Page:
In the 1960s community members including a community group, a nonprofit medical group and local hospital began a proactive health intervention campaign targeting areas such as smoking cessation, hypertension, physical activity, diet and cholesterol. As a result the Franklin Cardiovascular Health Program was established in 1974.
A study published in the JAMA journal documented the impact of the community led health intervention. The researchers determined that compared to Maine as a whole, Franklin County had higher smoking cessation rates and higher rates of cholesterol control as well as lower hospitalization rates and death rates related to heart disease and stroke during the decades since the program began. The County has tackled the problem of heart disease and stroke in numerous ways, from improving health access and quality to establishing community campaigns about hypertension and heart-healthy menus.
Prior to inception of the program Franklin County’s mortality rate related to heart disease and stroke was above the state average. After the program was implemented, the mortality rate declined and remained below the state average for almost the entirety of the time between 1970 and 2010. Franklin County was the only county in Maine to consistently have lower-than-expected mortality rates related to heart disease and stroke.
“Wonderful changes can start with one person, or in this case, one small group,” said Pearson, executive vice president of research and education at the University of Florida Health and a leading authority on heart disease prevention. Pearson has been working with the team in Maine as a consultant for 20 years.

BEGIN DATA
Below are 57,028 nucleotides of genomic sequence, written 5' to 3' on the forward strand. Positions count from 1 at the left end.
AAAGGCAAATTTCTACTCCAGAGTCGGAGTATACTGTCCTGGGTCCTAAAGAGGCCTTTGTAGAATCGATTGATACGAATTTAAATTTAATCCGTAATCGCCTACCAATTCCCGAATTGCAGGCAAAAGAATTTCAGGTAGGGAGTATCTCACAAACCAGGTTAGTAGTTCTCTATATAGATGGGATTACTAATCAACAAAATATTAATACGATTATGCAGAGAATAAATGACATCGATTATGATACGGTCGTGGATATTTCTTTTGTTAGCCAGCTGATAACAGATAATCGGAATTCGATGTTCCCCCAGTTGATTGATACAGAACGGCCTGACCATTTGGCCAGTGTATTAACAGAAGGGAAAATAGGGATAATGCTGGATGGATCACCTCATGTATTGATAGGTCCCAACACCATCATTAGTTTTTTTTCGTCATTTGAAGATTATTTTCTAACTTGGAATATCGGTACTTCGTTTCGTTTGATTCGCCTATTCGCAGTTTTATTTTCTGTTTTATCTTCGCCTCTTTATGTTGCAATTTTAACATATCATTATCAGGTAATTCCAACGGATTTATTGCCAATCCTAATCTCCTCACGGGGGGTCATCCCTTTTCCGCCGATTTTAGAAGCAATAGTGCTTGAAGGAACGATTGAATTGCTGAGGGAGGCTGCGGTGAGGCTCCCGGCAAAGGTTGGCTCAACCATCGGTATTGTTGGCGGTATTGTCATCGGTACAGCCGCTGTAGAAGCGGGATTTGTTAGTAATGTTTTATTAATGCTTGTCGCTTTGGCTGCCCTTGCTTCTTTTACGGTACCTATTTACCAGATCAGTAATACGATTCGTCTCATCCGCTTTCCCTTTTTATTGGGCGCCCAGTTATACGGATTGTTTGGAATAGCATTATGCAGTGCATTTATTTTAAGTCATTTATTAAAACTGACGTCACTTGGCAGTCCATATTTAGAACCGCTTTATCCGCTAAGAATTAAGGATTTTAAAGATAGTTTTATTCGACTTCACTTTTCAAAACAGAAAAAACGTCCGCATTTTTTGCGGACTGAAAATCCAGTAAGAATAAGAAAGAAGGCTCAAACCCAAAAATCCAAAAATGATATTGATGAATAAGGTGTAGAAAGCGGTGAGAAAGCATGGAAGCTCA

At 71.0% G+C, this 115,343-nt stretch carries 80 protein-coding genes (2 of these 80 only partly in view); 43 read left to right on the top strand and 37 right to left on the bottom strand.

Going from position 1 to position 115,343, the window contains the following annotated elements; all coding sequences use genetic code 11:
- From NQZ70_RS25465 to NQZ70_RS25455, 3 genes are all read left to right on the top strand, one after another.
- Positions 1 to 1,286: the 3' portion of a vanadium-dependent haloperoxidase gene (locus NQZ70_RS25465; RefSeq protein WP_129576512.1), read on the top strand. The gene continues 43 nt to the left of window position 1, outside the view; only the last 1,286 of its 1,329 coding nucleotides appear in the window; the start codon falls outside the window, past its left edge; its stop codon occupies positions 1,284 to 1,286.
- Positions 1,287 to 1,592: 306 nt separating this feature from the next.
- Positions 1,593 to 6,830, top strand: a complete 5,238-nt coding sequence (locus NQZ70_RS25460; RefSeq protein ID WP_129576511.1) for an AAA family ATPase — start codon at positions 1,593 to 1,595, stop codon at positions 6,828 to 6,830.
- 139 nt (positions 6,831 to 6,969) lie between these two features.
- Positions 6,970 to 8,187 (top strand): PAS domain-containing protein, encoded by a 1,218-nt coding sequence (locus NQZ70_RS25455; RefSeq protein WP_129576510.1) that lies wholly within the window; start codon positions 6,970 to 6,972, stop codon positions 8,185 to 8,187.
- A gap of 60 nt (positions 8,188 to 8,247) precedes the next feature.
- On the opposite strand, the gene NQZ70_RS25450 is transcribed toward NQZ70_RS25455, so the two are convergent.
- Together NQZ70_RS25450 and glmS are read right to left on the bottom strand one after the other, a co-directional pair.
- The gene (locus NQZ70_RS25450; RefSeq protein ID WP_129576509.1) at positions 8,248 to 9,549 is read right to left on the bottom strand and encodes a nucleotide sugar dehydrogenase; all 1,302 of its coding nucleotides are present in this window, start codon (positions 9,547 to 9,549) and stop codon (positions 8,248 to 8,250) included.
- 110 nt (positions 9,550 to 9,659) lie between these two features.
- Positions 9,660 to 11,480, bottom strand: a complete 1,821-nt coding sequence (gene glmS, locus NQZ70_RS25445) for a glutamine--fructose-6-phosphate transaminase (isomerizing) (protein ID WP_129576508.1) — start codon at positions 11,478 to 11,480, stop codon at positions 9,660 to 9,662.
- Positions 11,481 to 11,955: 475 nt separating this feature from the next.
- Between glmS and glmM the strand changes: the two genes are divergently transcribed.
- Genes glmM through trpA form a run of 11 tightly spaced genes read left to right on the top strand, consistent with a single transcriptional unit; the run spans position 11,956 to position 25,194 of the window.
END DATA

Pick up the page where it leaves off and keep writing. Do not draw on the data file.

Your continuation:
“I proposed this communitywide program should be a model,” Pearson said. “This is something everyone could do. Many of these programs and interventions are well-described. If heart disease and stroke has its roots in our society, this community-based approach may be the best way to combat it. There are a variety of ways to do this. Community organizations could take it on.”
Community-Wide Cardiovascular Disease Prevention Programs and Health Outcomes in a Rural County, 1970-2010, N. Burgess Record, MD; Daniel K. Onion, MD, MPH; Roderick E. Prior, MD; David C. Dixon, MD; Sandra S. Record, RN; Fenwick L. Fowler, BA; Gerald R. Cayer, BS, MPH; Christopher I. Amos, PhD; Thomas A. Pearson, MD, PhD, MPH, JAMA, doi:10.1001/jama.2014.16969, published 13 January 2015.